For example, in a large healthcare organization, the executive team might approve the budget for a new ERP system but remains disengaged from the implementation process. The lack of ongoing executive support may lead to unclear project directives and inconsistent resource allocation.

Then, the project may stall, pushing the implementation significantly over budget.

5. Inadequate Resources

When it comes to building a project team, organizations frequently make the mistake of assigning available employees rather than those best suited for the specific challenges of ERP implementation.

Relying on external consultants without adequate industry experience can exacerbate this issue, as evidenced by the National Grid’s SAP implementation failure.

Properly vetting and selecting both internal and external project team members is crucial for avoiding delays and ensuring the project stays on budget.

6. Insufficient End-User Training

Without sufficient training, employees are likely to revert to familiar workflows, undermining the new system’s benefits.

Effective training programs should begin well before the system goes live and include multiple rounds to ensure retention and proficiency. This proactive approach facilitates smoother transitions and reduces the long-term costs associated with additional training and system modifications.

For example, a telecommunications company might implement a new ERP system to integrate its customer service and billing systems.

Assuming that a brief training session is sufficient, the company quickly moves to go-live.

However, employees struggle with the new system, leading to errors in billing and poor customer service interactions.

7. Excessive Customization

While some level of customization is often necessary to meet specific business requirements, excessive modifications can lead to significant cost overruns and project delays.

Organizations should strive to utilize as much of the ERP system’s standard functionality as possible, reserving customization for truly critical areas that offer competitive advantage or compliance.

Establishing strong project governance can help keep customization in check and ensure the project remains aligned with its original budget and goals.

8. Improper Data Migration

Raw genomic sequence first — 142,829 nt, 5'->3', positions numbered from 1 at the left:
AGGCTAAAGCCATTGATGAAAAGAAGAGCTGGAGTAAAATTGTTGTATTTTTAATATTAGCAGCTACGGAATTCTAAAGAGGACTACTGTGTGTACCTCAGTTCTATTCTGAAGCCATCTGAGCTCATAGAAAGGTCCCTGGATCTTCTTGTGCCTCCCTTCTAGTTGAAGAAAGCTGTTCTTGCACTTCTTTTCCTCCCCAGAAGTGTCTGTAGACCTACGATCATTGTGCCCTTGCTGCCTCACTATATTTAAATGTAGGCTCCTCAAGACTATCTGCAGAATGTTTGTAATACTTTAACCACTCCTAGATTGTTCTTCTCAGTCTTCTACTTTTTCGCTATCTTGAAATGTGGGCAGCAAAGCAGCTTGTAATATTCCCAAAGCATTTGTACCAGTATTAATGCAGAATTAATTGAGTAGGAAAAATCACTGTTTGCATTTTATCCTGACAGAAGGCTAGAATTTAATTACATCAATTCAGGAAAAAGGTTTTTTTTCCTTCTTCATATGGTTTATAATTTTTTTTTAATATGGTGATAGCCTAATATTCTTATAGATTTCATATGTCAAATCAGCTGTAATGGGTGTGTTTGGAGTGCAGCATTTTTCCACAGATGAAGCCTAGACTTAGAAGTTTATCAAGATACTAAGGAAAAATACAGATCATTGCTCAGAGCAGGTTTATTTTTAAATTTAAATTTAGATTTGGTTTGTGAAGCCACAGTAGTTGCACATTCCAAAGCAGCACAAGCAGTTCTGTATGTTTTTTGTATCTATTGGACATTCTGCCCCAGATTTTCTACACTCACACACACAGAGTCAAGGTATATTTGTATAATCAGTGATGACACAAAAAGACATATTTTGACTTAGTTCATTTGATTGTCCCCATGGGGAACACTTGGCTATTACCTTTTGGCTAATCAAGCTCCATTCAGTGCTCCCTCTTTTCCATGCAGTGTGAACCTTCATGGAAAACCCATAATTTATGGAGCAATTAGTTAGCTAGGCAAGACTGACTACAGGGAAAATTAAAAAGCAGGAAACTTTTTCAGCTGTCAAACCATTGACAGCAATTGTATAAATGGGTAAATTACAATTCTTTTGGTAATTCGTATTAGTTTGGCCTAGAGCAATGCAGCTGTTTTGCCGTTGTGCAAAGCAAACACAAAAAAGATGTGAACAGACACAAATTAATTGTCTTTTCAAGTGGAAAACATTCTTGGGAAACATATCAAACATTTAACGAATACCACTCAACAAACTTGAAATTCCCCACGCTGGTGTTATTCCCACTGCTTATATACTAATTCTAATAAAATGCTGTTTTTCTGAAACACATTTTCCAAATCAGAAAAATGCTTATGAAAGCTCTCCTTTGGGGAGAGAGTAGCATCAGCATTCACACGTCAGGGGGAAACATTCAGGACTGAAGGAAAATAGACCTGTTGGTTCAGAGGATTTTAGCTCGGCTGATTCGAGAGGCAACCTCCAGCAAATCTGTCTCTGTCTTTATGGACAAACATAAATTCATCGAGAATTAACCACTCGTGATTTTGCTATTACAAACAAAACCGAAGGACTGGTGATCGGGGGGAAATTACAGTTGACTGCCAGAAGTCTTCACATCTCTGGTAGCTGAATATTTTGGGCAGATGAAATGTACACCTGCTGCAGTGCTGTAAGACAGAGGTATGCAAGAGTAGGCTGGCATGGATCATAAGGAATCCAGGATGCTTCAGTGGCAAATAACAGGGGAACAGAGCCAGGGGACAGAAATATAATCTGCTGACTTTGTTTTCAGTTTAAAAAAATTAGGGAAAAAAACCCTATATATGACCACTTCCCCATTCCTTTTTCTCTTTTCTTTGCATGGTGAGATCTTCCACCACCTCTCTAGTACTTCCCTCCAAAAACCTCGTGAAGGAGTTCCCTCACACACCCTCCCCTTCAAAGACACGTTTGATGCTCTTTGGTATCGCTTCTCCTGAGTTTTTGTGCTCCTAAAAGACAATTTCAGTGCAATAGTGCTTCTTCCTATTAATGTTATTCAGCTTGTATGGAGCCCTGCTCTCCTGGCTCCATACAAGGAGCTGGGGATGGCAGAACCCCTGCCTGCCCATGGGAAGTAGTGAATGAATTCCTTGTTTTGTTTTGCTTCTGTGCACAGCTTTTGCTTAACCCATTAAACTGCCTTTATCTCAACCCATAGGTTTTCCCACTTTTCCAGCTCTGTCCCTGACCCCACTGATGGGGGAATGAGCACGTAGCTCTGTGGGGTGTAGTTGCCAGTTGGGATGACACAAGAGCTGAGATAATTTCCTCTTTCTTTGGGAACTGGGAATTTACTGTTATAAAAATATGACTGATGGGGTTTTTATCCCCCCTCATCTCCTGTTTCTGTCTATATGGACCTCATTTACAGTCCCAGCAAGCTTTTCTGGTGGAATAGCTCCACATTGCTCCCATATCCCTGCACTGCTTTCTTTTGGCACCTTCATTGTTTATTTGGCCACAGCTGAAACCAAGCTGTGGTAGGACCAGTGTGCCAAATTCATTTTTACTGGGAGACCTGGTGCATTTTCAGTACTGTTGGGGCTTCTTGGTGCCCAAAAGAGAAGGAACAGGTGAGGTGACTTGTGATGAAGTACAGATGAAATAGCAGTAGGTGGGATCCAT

Data migration requires careful planning and execution. Some of the most challenging aspects of transferring data from legacy systems to a new ERP platform are data cleansing and data validation. These can significantly impact project timelines and budgets if the process isn’t started early enough in the project.

Organizations should invest in thorough planning, skilled personnel, and robust tools to manage this process effectively, ensuring data integrity and system functionality from day one.

Consider an e-commerce company transitioning to a more robust ERP system. They underestimate the complexity of data migration. So the initial data transfer is rushed and not thoroughly tested, which leads to issues with data accuracy and order processing in the new system. This eventually requires a secondary, costly effort to clean, validate, and re-migrate data, significantly impacting the project budget.

Avoid ERP Project Cost Overruns by Engaging the Experts

ERP projects are complex and multifaceted, requiring meticulous planning, adequate resourcing, and comprehensive change management. By understanding the common pitfalls that lead to budget overruns and adopting a strategic approach to project management, your organization can increase its chances of successful ERP implementation.

If your project is heading toward being over budget, contact us for a free ERP consultation today to get back on track.

About the author

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As Director of Panorama’s Expert Witness Practice, Bill oversees all expert witness engagements. In addition, he concurrently provides oversight on a number of ERP selection and implementation projects for manufacturing, distribution, healthcare, and public sector clients.